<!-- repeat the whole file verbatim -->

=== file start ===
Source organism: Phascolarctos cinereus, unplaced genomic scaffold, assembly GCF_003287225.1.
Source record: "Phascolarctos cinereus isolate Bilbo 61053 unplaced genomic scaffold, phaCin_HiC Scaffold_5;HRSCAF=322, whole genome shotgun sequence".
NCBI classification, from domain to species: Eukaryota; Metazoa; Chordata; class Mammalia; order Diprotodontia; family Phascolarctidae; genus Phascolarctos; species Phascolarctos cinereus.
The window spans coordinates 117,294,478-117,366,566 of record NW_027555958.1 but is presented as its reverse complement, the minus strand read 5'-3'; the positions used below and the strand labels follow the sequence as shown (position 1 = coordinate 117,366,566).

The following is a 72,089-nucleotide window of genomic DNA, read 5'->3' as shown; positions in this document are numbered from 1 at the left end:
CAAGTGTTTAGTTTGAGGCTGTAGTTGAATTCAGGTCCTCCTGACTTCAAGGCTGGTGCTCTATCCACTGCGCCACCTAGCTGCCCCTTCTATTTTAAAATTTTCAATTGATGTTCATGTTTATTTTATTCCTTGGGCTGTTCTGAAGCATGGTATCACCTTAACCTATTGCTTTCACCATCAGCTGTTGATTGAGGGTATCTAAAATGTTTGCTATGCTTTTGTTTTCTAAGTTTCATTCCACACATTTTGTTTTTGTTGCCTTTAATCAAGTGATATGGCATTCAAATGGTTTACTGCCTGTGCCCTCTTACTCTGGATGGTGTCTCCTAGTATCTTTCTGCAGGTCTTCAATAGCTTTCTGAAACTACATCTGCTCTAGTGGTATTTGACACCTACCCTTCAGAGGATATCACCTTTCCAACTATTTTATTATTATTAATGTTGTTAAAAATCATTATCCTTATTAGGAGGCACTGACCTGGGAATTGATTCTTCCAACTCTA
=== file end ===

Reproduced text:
Source organism: Phascolarctos cinereus, unplaced genomic scaffold, assembly GCF_003287225.1.
Source record: "Phascolarctos cinereus isolate Bilbo 61053 unplaced genomic scaffold, phaCin_HiC Scaffold_5;HRSCAF=322, whole genome shotgun sequence".
NCBI classification, from domain to species: Eukaryota; Metazoa; Chordata; class Mammalia; order Diprotodontia; family Phascolarctidae; genus Phascolarctos; species Phascolarctos cinereus.
The window spans coordinates 117,294,478-117,366,566 of record NW_027555958.1 but is presented as its reverse complement, the minus strand read 5'-3'; the positions used below and the strand labels follow the sequence as shown (position 1 = coordinate 117,366,566).

The following is a 72,089-nucleotide window of genomic DNA, read 5'->3' as shown; positions in this document are numbered from 1 at the left end:
CAAGTGTTTAGTTTGAGGCTGTAGTTGAATTCAGGTCCTCCTGACTTCAAGGCTGGTGCTCTATCCACTGCGCCACCTAGCTGCCCCTTCTATTTTAAAATTTTCAATTGATGTTCATGTTTATTTTATTCCTTGGGCTGTTCTGAAGCATGGTATCACCTTAACCTATTGCTTTCACCATCAGCTGTTGATTGAGGGTATCTAAAATGTTTGCTATGCTTTTGTTTTCTAAGTTTCATTCCACACATTTTGTTTTTGTTGCCTTTAATCAAGTGATATGGCATTCAAATGGTTTACTGCCTGTGCCCTCTTACTCTGGATGGTGTCTCCTAGTATCTTTCTGCAGGTCTTCAATAGCTTTCTGAAACTACATCTGCTCTAGTGGTATTTGACACCTACCCTTCAGAGGATATCACCTTTCCAACTATTTTATTATTATTAATGTTGTTAAAAATCATTATCCTTATTAGGAGGCACTGACCTGGGAATTGATTCTTCCAACTCTA